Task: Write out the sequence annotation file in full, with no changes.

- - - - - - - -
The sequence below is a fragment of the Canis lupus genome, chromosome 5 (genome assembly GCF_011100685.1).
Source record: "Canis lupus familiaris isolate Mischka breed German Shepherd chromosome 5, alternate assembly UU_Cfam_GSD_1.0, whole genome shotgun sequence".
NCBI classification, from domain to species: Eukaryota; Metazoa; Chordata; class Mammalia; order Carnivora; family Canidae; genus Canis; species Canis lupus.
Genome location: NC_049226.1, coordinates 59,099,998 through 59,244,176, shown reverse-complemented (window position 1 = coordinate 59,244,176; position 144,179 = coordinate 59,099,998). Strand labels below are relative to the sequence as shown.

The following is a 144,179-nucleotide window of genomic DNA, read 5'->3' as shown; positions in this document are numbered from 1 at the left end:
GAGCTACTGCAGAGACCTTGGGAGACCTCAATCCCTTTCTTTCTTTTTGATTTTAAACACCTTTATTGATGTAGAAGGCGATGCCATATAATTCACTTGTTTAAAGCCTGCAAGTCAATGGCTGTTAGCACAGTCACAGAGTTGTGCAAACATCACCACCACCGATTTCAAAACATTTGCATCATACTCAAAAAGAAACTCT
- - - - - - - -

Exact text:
The sequence below is a fragment of the Canis lupus genome, chromosome 5 (genome assembly GCF_011100685.1).
Source record: "Canis lupus familiaris isolate Mischka breed German Shepherd chromosome 5, alternate assembly UU_Cfam_GSD_1.0, whole genome shotgun sequence".
NCBI classification, from domain to species: Eukaryota; Metazoa; Chordata; class Mammalia; order Carnivora; family Canidae; genus Canis; species Canis lupus.
Genome location: NC_049226.1, coordinates 59,099,998 through 59,244,176, shown reverse-complemented (window position 1 = coordinate 59,244,176; position 144,179 = coordinate 59,099,998). Strand labels below are relative to the sequence as shown.

The following is a 144,179-nucleotide window of genomic DNA, read 5'->3' as shown; positions in this document are numbered from 1 at the left end:
GAGCTACTGCAGAGACCTTGGGAGACCTCAATCCCTTTCTTTCTTTTTGATTTTAAACACCTTTATTGATGTAGAAGGCGATGCCATATAATTCACTTGTTTAAAGCCTGCAAGTCAATGGCTGTTAGCACAGTCACAGAGTTGTGCAAACATCACCACCACCGATTTCAAAACATTTGCATCATACTCAAAAAGAAACTCT